All around Yemen in the evening, the electricity often goes out and the country’s teens and young adults are left idle with few productive activities or social diversions. Yemeni youth, like youth anywhere in the world, crave achievement for their own futures. Without outward signs of opportunity, big dreams about the future will fade.
Like many countries in the Middle East, Yemen has a large youth population—the median age is 18 years and 50 percent of the population are under the age of 16. However, long-standing economic and social problems have left Yemeni youth with few, if any, places to develop, belong and connect with one another. While some young adults are enrolled in college or are employed, many are jobless or do not make enough money to care for themselves or their families.
A few young people are fortunate enough to participate in organized sports or recreational activities, but most young men are lucky just to find a less-trafficked street suitable for a makeshift soccer game. For many youth, there is little hope on the horizon.
USAID’s Promoting Youth Civic Engagement (PYCE) project is resolved to make a difference for Yemen’s youth population. From June to September 2013, PYCE volunteers conducted outreach in their communities and galvanized more than 3,000 young men and women, ages 10-30, to participate in the Summer Connections Program.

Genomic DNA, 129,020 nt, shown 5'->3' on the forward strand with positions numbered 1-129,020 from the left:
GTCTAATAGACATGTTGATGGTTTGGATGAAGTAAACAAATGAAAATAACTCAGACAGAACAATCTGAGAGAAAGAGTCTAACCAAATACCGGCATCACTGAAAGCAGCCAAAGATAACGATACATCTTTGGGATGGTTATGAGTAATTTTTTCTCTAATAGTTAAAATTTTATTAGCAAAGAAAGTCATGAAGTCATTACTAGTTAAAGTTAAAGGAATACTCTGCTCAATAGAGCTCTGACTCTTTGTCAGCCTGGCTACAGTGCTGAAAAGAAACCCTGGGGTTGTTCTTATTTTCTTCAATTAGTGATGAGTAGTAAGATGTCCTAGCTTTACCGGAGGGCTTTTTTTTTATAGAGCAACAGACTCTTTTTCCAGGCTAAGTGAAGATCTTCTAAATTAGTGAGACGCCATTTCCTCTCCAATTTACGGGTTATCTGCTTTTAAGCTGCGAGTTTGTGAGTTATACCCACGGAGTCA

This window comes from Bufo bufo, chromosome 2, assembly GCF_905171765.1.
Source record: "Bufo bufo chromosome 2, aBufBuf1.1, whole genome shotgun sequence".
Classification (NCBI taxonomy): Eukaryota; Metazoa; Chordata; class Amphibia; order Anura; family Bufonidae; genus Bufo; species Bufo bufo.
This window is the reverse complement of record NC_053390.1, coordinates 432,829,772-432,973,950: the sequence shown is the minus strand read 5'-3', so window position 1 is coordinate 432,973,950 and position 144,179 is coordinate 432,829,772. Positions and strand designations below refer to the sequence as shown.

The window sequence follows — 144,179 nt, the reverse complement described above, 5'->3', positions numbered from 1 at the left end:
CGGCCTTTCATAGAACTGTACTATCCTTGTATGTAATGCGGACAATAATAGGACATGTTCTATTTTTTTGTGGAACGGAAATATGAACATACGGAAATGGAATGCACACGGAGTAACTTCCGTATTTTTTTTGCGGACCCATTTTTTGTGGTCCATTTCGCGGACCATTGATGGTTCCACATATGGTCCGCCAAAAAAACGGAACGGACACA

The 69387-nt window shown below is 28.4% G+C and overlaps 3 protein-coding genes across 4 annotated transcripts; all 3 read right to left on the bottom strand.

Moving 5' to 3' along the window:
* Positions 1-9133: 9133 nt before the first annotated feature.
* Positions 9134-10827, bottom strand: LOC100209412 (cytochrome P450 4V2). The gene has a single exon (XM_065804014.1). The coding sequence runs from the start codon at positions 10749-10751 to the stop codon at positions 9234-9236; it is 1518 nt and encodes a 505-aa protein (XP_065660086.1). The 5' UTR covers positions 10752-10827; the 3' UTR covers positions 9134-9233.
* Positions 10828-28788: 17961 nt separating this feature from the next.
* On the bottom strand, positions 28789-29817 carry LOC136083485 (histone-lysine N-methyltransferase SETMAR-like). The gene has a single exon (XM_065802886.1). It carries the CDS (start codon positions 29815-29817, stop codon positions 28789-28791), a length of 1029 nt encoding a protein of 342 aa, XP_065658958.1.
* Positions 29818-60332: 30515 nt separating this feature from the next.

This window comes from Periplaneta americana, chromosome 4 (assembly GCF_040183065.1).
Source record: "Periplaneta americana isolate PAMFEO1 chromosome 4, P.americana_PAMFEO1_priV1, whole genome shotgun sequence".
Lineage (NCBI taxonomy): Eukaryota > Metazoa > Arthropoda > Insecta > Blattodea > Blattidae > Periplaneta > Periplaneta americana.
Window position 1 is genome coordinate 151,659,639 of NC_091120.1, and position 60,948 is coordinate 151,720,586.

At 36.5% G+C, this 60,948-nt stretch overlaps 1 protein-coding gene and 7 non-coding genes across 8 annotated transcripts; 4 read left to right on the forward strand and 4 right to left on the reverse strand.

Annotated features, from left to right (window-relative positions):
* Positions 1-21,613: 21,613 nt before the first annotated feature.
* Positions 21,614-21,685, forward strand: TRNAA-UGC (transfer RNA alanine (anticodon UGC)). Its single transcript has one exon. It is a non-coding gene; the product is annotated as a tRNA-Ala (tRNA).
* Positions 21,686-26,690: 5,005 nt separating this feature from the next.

PYCE gathered community leaders and members at all levels and identified schools, clubs and other youth-serving organizations that could function as centers of leadership development and recreational activities. After a lengthy selection process, youth in four governorates were trained to plan, organize and conduct education, sports and community-service programs for their peers at the centers.
PYCE conducted renovations and provided equipment for these centers, including the installation of 11 solar power systems. With solar power, activities can take place at any time, despite the ongoing power outages that often disrupt daily life in Yemen and make it impossible to plan for and hold activities. These activities have provided a positive outlet for youth who are out of school and unemployed and who need the motivation and job skill preparation for potential careers and future business ventures.
The Summer Connections Program emphasized both life and vocational skills while promoting safety, environmental awareness and community-oriented volunteerism—things that many program participants have experienced for the first time. With every activity, participants became more energized and optimistic about their future. The training and skill development is designed to help youth reverse the negative impact of social and economic difficulties in their country.
“The program is successful because activities like these help youth develop themselves, especially those who did not have the opportunity to finish their education,” said Mustafa Haidera, 20, a program participant.
Center volunteers are continuing their outreach and activities now that the school year has begun, and are currently working with community leaders to expand and sustain the program for years to come. Their peers have embraced this effort and are helping to transform schools and restore lives.
The PYCE project, which runs from 2010 to 2014, is part of a larger USAID/Yemen effort to engage youth to address challenges in their communities. As youth participate in positive activities, interact with their peers, and benefit from increased services, they become more optimistic about the future and more effective citizens. This engagement, in turn, promotes stability and development at the community and national levels.
Last updated: January 12, 2015